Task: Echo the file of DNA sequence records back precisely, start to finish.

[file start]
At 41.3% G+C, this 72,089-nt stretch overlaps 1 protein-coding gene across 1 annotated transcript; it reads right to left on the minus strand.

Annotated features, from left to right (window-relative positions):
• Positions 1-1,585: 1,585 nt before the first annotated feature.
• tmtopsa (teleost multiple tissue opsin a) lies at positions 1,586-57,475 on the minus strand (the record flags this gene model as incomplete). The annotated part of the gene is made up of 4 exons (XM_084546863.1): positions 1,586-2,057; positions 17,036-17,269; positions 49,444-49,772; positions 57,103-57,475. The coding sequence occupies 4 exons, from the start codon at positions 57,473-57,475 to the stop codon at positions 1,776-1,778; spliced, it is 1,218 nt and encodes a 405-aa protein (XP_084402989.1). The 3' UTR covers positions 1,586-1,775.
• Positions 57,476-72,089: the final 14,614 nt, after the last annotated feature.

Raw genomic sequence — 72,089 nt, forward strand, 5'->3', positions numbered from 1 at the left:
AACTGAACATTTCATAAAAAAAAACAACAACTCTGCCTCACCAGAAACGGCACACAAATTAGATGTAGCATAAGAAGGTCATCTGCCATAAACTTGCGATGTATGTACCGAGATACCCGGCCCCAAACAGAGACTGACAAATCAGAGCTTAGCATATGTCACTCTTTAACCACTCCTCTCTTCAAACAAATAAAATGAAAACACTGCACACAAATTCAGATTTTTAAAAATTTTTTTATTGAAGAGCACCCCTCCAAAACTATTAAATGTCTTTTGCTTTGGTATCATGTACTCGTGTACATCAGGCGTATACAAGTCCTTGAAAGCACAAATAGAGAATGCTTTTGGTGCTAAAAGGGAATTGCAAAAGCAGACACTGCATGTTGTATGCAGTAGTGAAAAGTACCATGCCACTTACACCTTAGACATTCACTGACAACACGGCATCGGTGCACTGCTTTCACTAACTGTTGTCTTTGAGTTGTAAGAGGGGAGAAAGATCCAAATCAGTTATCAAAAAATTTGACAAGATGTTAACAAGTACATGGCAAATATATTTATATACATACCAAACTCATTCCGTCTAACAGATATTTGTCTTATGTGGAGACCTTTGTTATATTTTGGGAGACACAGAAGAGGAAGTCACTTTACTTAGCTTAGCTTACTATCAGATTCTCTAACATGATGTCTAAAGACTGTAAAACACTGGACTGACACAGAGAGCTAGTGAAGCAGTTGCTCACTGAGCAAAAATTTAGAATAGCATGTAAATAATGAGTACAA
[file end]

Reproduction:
At 41.3% G+C, this 72,089-nt stretch overlaps 1 protein-coding gene across 1 annotated transcript; it reads right to left on the minus strand.

Annotated features, from left to right (window-relative positions):
• Positions 1-1,585: 1,585 nt before the first annotated feature.
• tmtopsa (teleost multiple tissue opsin a) lies at positions 1,586-57,475 on the minus strand (the record flags this gene model as incomplete). The annotated part of the gene is made up of 4 exons (XM_084546863.1): positions 1,586-2,057; positions 17,036-17,269; positions 49,444-49,772; positions 57,103-57,475. The coding sequence occupies 4 exons, from the start codon at positions 57,473-57,475 to the stop codon at positions 1,776-1,778; spliced, it is 1,218 nt and encodes a 405-aa protein (XP_084402989.1). The 3' UTR covers positions 1,586-1,775.
• Positions 57,476-72,089: the final 14,614 nt, after the last annotated feature.

Raw genomic sequence — 72,089 nt, forward strand, 5'->3', positions numbered from 1 at the left:
AACTGAACATTTCATAAAAAAAAACAACAACTCTGCCTCACCAGAAACGGCACACAAATTAGATGTAGCATAAGAAGGTCATCTGCCATAAACTTGCGATGTATGTACCGAGATACCCGGCCCCAAACAGAGACTGACAAATCAGAGCTTAGCATATGTCACTCTTTAACCACTCCTCTCTTCAAACAAATAAAATGAAAACACTGCACACAAATTCAGATTTTTAAAAATTTTTTTATTGAAGAGCACCCCTCCAAAACTATTAAATGTCTTTTGCTTTGGTATCATGTACTCGTGTACATCAGGCGTATACAAGTCCTTGAAAGCACAAATAGAGAATGCTTTTGGTGCTAAAAGGGAATTGCAAAAGCAGACACTGCATGTTGTATGCAGTAGTGAAAAGTACCATGCCACTTACACCTTAGACATTCACTGACAACACGGCATCGGTGCACTGCTTTCACTAACTGTTGTCTTTGAGTTGTAAGAGGGGAGAAAGATCCAAATCAGTTATCAAAAAATTTGACAAGATGTTAACAAGTACATGGCAAATATATTTATATACATACCAAACTCATTCCGTCTAACAGATATTTGTCTTATGTGGAGACCTTTGTTATATTTTGGGAGACACAGAAGAGGAAGTCACTTTACTTAGCTTAGCTTACTATCAGATTCTCTAACATGATGTCTAAAGACTGTAAAACACTGGACTGACACAGAGAGCTAGTGAAGCAGTTGCTCACTGAGCAAAAATTTAGAATAGCATGTAAATAATGAGTACAA